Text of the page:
Extraterrestrial Review: Quiet Alien Invasion Movie About What It Is To Be Human
As if waking up after a drunken one-night-stand isn’t awkward enough. There’s the fumbling around to find your clothes that are strewn all over a dark room, trying to pull on your pants in silence, and sneaking towards the door. There’s having to reintroduce yourself, or trying, hungover, to usher an equally haggard stranger out of your own apartment so you can shower away the mistakes of the previous evening. That’s all pretty terrible. But the worst part, the absolute worst, is the inevitable next morning alien invasion.
That’s the pits. And that’s also the premise for Spanish director Nacho Vigalondo’s (Timecrimes) new sci-fi comedy Extraterrestrial, a premise he executes with glee. The humor is a mixture of classic screwball antics and the more modern trend of setting up the most uncomfortable situations possible, where you can’t help but laugh at the sheer level of discomfort. Yet somehow, in the middle of all of everything else that happens, Vigalondo’s film has an undeniable heart, bittersweet romance, and is as smart as it is funny.
Before Julia (Michelle Jenner) can shoo Julio (Julian Villagran) out of her apartment and into her past, they notice something is wrong. The phones don’t work, the TV is dead, and the internet is down. Curious. Then they see the deserted streets down below, not to mention the massive flying saucer hovering over Madrid.
Most alien invasion movies focus primarily on people battling aggressors from space, with those brave few who rise up to stand against the occupying horde. Not the characters in Extraterrestrial. These are the other people, the ones who stay put and hide out. Julia and Julio aren’t going anywhere. Along with Julia’s stalker neighbor Angel (Carlos Areces), and her boyfriend Carlos (Raul Cimas), they hang out in the apartment, where the bulk of the action takes place. Julia and Julio do their damndest to keep the true nature of their tryst a secret, lies pile up, the deception gets deeper and deeper, and then things start to get weird.
The four main performances—Jenner, Villagran, Areces, and Cimas—are spot on. Jenner and Villagran have a great, awkward chemistry as they deal with their misdeeds, and gradually develop legitimate feelings for each other. Areces’ schluby, obsessed, unwanted intruder is both a creep as well as a victim of circumstance and his own neurosis. The latter manifest in ways that involve a tennis ball cannon. Cimas’ gung ho, wannabe hero gracelessly storms through the city without a clue, in the midst of a conflict only he is aware of. He’s a good, earnest guy, simply deceived and misled. Everyone in Extraterrestrial thinks they know something, thinks they have all the answers, only no one knows jack.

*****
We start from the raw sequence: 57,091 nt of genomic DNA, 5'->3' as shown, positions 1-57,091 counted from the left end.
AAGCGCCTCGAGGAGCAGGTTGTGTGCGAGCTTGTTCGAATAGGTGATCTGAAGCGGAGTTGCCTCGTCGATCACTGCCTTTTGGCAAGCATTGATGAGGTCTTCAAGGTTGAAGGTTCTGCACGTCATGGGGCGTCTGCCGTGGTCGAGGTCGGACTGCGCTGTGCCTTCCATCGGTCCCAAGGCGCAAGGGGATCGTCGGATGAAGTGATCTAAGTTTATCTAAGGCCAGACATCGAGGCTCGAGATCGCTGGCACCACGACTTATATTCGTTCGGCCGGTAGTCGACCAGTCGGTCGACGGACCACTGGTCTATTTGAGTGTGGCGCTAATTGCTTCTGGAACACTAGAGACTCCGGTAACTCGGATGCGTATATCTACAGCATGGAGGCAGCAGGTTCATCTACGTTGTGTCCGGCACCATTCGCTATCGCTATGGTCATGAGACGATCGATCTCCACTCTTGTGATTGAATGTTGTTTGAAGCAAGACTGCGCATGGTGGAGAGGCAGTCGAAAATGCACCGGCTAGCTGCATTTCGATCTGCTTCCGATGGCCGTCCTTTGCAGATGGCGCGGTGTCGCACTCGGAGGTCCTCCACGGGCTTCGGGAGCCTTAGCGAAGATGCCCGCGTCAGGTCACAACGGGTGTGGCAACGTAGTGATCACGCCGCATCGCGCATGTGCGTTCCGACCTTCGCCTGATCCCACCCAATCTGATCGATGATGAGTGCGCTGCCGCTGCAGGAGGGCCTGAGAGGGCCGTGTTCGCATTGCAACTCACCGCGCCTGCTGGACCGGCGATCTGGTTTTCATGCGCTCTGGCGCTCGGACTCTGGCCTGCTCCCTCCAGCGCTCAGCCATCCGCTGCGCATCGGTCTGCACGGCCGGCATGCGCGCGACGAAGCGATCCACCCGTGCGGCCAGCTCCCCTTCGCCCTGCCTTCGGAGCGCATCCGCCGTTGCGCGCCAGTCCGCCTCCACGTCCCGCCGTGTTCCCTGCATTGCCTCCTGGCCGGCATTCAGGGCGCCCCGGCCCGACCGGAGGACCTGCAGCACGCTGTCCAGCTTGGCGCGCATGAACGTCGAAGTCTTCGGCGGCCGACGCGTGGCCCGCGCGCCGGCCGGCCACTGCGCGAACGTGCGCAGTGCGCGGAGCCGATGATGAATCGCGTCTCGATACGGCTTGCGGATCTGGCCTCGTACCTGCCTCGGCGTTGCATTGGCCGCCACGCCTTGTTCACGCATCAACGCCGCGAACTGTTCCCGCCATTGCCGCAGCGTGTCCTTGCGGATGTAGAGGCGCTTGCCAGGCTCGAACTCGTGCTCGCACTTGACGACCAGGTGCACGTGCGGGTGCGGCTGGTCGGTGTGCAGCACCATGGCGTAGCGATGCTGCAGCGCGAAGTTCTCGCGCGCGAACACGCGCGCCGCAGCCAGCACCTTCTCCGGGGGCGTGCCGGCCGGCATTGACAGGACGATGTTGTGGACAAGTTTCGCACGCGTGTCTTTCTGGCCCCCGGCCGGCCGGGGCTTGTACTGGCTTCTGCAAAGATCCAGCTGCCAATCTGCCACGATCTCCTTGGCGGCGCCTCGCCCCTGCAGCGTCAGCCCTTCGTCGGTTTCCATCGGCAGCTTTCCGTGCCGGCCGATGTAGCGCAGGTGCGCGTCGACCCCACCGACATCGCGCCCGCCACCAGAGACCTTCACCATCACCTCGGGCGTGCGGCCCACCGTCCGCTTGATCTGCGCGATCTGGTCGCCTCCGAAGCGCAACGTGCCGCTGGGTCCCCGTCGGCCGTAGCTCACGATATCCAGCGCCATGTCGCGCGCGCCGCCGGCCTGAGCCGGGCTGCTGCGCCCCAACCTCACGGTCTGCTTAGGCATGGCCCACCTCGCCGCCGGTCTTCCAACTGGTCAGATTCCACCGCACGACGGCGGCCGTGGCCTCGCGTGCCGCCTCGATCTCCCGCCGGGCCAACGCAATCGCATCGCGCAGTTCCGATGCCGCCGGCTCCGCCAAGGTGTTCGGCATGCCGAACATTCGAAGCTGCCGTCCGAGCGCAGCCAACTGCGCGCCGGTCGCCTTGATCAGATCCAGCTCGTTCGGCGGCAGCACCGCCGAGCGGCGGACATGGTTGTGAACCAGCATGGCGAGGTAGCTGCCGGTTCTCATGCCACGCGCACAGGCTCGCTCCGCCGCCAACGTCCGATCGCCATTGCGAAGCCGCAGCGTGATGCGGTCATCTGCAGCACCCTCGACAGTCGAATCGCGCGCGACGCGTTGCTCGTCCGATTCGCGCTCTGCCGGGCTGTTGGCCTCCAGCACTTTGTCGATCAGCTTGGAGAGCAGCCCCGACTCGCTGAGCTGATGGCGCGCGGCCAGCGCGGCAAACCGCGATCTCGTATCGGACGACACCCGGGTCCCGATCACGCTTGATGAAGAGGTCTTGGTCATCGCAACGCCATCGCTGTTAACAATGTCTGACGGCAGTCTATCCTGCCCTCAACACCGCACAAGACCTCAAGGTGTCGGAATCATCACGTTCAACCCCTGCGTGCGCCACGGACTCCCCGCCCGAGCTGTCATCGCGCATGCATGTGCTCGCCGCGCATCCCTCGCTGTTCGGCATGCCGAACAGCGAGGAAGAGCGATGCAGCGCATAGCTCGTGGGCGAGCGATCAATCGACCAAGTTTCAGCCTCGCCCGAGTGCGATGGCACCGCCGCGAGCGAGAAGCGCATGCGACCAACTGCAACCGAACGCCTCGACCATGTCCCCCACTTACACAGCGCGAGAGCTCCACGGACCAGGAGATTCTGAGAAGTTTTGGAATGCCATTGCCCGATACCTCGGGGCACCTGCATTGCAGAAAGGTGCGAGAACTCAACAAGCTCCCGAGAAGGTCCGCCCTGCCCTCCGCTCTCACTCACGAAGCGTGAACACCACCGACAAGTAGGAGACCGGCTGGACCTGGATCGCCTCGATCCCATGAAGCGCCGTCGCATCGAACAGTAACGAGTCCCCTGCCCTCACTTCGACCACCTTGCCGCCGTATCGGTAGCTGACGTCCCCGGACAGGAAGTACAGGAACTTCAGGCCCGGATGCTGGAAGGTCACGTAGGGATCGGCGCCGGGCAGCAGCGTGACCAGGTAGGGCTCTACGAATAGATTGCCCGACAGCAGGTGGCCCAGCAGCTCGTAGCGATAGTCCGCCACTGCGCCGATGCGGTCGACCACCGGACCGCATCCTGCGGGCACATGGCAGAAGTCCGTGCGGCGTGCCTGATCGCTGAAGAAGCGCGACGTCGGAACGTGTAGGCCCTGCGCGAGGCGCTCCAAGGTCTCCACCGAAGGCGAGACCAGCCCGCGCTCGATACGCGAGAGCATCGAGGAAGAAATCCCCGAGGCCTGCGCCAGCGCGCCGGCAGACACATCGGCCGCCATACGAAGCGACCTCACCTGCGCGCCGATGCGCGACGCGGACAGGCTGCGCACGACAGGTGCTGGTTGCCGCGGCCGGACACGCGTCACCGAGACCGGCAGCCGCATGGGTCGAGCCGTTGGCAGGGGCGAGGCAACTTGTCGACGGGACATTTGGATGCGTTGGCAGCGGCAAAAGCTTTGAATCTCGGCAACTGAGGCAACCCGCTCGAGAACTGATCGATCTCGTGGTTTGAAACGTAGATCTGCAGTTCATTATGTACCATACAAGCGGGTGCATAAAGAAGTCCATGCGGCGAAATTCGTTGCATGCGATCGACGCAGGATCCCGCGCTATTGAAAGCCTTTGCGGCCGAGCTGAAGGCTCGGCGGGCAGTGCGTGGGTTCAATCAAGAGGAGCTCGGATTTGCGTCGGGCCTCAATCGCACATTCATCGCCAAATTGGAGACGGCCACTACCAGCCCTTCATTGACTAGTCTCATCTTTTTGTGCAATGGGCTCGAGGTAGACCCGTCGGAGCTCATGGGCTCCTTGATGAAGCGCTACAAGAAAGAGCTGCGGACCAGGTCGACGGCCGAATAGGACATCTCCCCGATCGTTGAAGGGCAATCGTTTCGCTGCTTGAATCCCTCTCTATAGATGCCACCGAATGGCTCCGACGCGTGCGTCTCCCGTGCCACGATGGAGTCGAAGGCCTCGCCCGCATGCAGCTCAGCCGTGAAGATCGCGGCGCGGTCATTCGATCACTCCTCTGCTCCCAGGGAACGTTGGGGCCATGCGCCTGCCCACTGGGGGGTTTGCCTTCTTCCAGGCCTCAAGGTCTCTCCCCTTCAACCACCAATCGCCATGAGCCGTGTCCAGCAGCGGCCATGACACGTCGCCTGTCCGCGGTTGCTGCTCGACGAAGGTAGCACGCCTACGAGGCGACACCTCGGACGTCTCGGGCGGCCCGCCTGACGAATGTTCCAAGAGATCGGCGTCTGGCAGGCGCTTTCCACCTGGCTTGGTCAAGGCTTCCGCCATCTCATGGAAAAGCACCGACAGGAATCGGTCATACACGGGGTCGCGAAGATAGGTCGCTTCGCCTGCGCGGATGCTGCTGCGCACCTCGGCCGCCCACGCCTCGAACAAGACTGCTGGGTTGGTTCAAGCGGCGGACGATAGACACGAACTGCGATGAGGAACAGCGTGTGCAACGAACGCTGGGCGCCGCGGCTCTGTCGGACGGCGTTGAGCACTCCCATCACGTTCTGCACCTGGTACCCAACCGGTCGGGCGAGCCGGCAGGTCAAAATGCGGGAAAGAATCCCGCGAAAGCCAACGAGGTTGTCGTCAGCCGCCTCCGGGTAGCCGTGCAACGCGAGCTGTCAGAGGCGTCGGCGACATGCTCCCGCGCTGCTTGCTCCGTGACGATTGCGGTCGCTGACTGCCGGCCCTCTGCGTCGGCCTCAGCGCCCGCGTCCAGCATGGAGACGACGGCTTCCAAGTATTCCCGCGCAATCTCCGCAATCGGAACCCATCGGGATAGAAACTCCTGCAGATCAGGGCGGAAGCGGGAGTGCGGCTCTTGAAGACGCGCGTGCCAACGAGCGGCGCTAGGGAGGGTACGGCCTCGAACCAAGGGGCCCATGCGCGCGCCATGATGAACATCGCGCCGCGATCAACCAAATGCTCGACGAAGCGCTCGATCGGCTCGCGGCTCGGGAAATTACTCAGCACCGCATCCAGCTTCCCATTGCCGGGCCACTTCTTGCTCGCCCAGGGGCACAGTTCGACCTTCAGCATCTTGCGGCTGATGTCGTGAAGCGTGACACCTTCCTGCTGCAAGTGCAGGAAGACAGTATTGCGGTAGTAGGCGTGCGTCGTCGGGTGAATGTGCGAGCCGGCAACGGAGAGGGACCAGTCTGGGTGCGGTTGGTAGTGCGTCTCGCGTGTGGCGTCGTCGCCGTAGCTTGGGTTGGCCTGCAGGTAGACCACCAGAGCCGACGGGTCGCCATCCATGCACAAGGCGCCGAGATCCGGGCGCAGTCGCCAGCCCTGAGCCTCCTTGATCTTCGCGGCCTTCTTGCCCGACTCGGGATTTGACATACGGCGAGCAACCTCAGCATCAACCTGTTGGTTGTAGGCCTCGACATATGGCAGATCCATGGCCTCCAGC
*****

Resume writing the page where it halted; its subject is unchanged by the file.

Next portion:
The aliens in Extraterrestrial are really a part of the background landscape, and the film is driven more by the characters than the sci-fi. Hell, a Magnetic Fields song plays over the end credits, so you can imagine what kind of story this is. In fact, all you ever see of the aliens are the saucers looming over the skyline, though their presence, and the inherent tension it brings, colors everything that happens, even if their motives remain a mystery. There is a hint of seriousness in even the silliest moments of the film, like maybe this will be the last joke someone will make, or that will be the last quick glance between illicit lovers. It is more about human interactions, the way they treat each other, than coping with an incursion from outer space.
Extraterrestrial is a small, simple movie, made on a shoestring budget with a minimum of locations. It’s a picture perfect example of doing a lot with very little. Vigalondo lets his characters carry the show. They’re emotionally complete, personable, and relatable, even when treating each other poorly. A quick, light pace bounces you along, and Extraterrestrial is a fantastic film about what it is to be human, informed by an alien invasion.